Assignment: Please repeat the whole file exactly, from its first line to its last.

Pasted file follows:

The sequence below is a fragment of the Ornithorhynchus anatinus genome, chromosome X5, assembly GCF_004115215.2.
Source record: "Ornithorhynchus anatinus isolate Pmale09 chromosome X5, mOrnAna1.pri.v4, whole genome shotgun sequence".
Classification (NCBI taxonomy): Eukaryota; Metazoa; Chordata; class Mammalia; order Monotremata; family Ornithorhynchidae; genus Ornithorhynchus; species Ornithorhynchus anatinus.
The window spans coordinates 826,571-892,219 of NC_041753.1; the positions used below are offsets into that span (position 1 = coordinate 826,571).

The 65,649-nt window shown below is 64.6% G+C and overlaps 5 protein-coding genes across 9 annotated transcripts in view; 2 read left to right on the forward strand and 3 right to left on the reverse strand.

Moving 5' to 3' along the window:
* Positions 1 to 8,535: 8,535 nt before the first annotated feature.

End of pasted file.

The sequence below is a fragment of the Ornithorhynchus anatinus genome, chromosome X5, assembly GCF_004115215.2.
Source record: "Ornithorhynchus anatinus isolate Pmale09 chromosome X5, mOrnAna1.pri.v4, whole genome shotgun sequence".
Classification (NCBI taxonomy): Eukaryota; Metazoa; Chordata; class Mammalia; order Monotremata; family Ornithorhynchidae; genus Ornithorhynchus; species Ornithorhynchus anatinus.
The window spans coordinates 826,571-892,219 of NC_041753.1; the positions used below are offsets into that span (position 1 = coordinate 826,571).

The 65,649-nt window shown below is 64.6% G+C and overlaps 5 protein-coding genes across 9 annotated transcripts in view; 2 read left to right on the forward strand and 3 right to left on the reverse strand.

Moving 5' to 3' along the window:
* Positions 1 to 8,535: 8,535 nt before the first annotated feature.